In the September/October issue of IEEE Software, I came across an article titled “Why Context Matters” which gets to the difference between functional and non-functional requirements and how the two interact and are interdependent.
Functional requirements are normally taken to be those hard and fast rules like “the speedometer must accurately report speed to the user.” Everyone in the industrialized world has a pretty solid idea of what it should do or how it should work. Therefore, there isn’t much room to wiggle.
Non-functional requirements are much more “squishy” and open to interpretation of the people capturing the requirements, the users, and those actually implementing the functionality. A rule like “the speedometer must report speed in an easily discernible manner”. Wow, now we have lots of room to wiggle, which way do we go?
This is where the Context comes into play.
We need to know how the user expects to interact with the component, how important it is to them, and what the connection is between our system requirements and our business rules. The worst part is that this is an ongoing process. It never ends… even if the customer is sitting next to you slapping your hands when you make a bad decision.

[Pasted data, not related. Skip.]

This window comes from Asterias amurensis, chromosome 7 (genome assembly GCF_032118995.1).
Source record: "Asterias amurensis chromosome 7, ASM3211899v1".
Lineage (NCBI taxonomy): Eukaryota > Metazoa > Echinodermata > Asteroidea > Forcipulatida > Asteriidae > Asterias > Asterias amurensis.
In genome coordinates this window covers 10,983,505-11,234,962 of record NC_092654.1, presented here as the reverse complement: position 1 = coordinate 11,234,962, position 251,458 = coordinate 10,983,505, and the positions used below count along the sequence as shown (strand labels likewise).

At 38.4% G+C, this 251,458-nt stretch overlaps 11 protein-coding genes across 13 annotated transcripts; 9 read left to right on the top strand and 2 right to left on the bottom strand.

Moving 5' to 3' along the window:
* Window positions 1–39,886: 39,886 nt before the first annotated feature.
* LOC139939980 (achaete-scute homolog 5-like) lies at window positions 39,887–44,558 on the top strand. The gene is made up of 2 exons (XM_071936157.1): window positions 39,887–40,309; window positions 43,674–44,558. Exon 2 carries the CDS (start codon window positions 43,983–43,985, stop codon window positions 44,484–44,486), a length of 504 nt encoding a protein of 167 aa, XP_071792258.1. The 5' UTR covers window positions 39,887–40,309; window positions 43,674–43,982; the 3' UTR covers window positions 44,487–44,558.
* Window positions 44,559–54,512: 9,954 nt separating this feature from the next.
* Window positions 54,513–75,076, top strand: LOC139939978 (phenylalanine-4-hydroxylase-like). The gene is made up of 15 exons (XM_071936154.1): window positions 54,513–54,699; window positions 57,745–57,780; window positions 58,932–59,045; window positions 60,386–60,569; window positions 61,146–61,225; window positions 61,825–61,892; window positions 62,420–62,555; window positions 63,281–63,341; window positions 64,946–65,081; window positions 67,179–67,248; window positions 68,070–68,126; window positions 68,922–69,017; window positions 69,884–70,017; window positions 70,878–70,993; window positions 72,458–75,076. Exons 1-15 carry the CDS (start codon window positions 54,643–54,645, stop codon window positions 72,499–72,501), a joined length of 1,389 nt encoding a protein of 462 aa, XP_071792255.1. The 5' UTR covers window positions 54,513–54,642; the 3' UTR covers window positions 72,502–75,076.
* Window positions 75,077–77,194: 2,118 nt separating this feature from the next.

Of course, there are some Project Management methodologies – such as Waterfall – that can do a poor job of this effort while there are others – such as various Agile Methods – that involve the customer early and often in the process. This serves as an outside review of the overall system. By no means should you expect the customer to perform Validation or Verification of the system, but this can catch some of the big glaring oddities in the system prior to release and much earlier in the development cycle.
Communication and a certain amount of understanding of the customer is vital. You need to determine how they’re using the existing comparable functionality, why they do it a particular way, and what they expect to happen afterwards. If the customer sees something unexpected, it doesn’t matter how fast/efficient/error-free/nifty a system is . By their standards, the system is “wrong” and now you have to “fix” it.
In case you didn’t detect the “squishiness” in the initial functional requirement for the speedometer, here are a few variables to play with:
- US company exporting to the EU
- EU company exporting to the US
- The display which must read the same regardless of the viewing angle
- It’s for an aircraft
- It’s for an golf cart
- It’s for an Formula-1 car
It doesn’t take much thought to see how any of those scenarios which could radically change the implementation. Our requirements are not complete until we capture this information.